iPlanet, which was established in March 1999, develops software for Web sites and e-commerce portals. Its target industries include telcos, service providers, financial services and government.
Revenue contributions from Asia Pacific (including Japan) grew from less than 5 percent in 1999 to about 18 percent as of June 30 this year, said Steve Furney-Howe, vice president of iPlanet Asia Pacific.
According to him, iPlanet has to date accumulated US$1.2 billion in sales worldwide from its software licenses and licenses-related services.
He declined to provide actual revenue figures for Asia Pacific, but said that the region should continue to be the fastest growing area for the company.
Some of its regional customers include PSA Corp, Tokyo-Mitsubishi Bank, Samsung Group, Telekom Malaysia, Telstra, NTT DoCoMo, Lucent, China Telecom and China Mobile.
"Companies in Asia Pacific have recognized that there is an opportunity to become a bigger player in global economies through the rapid adoption of IT," Furney-Howe told CNETAsia in an interview.
This growth will be fueled by strong demand from governments in South Asia and Australasia, which are said to be the "most aggressive" in implementing e-commerce solutions.
China continues to be one of its fastest growing markets. "Companies in China realize that IT can play a role in helping to offer around-the-clock services over the Internet"--a trend that should accelerate with the country's entry into the World Trade Organization, Furney-Howe observed.
According to him, Sun Microsystems has named China one of its software development centers in the region, and iPlanet is "participating in that expansion."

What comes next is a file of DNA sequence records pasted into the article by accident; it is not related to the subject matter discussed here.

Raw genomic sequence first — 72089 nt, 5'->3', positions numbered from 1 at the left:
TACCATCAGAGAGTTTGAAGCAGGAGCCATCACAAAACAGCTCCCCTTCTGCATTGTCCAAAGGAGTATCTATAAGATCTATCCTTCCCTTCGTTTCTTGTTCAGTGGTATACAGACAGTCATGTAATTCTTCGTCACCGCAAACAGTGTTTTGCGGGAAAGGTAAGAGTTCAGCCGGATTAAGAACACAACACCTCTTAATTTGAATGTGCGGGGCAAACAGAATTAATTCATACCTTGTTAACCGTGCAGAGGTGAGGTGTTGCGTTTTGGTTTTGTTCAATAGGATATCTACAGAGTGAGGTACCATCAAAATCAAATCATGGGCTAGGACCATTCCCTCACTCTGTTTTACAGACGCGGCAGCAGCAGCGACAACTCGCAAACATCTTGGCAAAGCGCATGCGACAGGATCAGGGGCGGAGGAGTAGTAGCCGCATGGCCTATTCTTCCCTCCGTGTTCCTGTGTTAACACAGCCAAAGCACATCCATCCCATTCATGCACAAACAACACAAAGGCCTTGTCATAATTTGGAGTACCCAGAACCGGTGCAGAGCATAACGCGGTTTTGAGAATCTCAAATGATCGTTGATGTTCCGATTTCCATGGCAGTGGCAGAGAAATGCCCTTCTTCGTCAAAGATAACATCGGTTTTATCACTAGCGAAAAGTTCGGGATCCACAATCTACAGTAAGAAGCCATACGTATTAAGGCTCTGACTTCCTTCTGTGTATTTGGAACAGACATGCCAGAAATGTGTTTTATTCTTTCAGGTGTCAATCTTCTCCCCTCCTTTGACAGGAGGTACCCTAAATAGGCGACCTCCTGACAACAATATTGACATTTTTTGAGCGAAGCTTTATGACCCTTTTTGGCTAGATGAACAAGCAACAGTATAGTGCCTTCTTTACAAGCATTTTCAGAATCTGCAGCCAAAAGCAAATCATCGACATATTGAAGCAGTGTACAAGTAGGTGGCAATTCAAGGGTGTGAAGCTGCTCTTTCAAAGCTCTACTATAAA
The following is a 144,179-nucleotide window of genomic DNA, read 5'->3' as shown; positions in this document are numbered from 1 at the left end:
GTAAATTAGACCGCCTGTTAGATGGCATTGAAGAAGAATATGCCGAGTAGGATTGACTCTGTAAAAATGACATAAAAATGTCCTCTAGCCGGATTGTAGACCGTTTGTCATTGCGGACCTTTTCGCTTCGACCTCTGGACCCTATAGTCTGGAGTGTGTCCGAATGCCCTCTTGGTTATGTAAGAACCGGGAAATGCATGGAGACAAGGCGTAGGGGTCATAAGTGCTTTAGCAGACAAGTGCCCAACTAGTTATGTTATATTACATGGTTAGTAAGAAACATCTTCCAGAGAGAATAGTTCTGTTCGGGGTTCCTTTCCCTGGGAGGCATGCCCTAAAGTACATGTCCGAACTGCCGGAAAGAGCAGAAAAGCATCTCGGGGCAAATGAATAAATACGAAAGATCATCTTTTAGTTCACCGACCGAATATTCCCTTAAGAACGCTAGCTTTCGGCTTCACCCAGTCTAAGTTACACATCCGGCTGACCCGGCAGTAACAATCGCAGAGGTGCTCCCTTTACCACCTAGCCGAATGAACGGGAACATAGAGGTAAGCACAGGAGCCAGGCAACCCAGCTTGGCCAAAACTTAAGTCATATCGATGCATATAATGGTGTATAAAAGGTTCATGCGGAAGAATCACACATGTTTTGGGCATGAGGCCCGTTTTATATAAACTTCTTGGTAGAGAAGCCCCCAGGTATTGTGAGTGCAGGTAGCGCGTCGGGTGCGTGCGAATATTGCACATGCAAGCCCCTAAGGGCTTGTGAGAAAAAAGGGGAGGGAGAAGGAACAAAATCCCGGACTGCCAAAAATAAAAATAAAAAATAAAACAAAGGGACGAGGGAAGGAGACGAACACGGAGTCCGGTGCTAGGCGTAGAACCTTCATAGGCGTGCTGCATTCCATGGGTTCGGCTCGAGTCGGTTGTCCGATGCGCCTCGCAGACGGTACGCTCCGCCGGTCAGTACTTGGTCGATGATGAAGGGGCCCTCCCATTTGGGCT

"Taiwan has also been a good market for us, as telcos and financial companies there further expand into China," added the US-based executive.
Part of iPlanet's business strategy in Asia Pacific is to continue to build on its customer base, and work with local partners, software developers and system integrators, said Furney-Howe.
He noted that iPlanet has invested in human resources in the region over the past two years, with headcount increasing three-fold. It now has about 250 workers in 11 countries in Asia Pacific, compared with 70 employees in 1999.
"We have not made any reduction in headcount in the iPlanet space in Asia Pacific," he said.
When asked to what extent the economic slowdown had affected iPlanet's business regionally, Furney-Howe said customers have been taking a "conservative" approach in implementing IT projects. "The size of the projects we're winning are typically smaller, and that has impacted on our revenues."
Anand Menon reported from Singapore.